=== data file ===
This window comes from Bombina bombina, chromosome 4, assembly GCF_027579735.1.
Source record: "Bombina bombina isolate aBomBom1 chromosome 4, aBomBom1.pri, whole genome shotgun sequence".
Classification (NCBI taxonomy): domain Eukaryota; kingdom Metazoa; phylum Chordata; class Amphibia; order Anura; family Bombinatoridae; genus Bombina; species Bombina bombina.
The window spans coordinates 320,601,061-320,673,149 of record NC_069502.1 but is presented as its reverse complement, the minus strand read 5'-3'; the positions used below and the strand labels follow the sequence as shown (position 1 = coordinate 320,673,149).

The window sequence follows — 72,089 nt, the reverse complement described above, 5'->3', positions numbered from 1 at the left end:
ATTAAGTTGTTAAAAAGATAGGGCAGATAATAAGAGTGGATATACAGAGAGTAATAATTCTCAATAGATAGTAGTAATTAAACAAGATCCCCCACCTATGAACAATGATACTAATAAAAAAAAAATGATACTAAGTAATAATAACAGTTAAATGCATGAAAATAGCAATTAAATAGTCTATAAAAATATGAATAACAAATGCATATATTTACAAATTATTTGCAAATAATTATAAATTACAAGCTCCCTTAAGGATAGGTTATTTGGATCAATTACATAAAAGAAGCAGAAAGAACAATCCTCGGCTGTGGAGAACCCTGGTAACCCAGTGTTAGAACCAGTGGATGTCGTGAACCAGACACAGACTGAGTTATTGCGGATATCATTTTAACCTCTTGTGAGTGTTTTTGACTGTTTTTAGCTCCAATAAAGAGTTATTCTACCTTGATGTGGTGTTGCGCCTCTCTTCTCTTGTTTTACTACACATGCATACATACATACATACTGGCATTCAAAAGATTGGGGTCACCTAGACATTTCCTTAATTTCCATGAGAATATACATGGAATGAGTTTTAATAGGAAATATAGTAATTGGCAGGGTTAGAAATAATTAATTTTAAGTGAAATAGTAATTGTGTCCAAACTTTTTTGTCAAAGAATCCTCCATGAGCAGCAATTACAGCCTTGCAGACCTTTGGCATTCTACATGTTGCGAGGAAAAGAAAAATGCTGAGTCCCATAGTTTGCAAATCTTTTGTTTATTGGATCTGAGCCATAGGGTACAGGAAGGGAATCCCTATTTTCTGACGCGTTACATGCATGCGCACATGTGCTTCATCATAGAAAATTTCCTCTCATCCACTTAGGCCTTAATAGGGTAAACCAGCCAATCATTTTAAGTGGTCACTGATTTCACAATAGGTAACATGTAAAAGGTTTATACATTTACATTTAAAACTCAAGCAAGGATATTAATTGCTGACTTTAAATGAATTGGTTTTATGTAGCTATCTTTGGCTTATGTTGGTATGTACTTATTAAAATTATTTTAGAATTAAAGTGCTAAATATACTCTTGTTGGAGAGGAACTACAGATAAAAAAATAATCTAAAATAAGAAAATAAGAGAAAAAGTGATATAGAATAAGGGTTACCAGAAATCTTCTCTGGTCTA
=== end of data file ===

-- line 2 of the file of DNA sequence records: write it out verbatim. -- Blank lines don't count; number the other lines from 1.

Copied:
Source record: "Bombina bombina isolate aBomBom1 chromosome 4, aBomBom1.pri, whole genome shotgun sequence".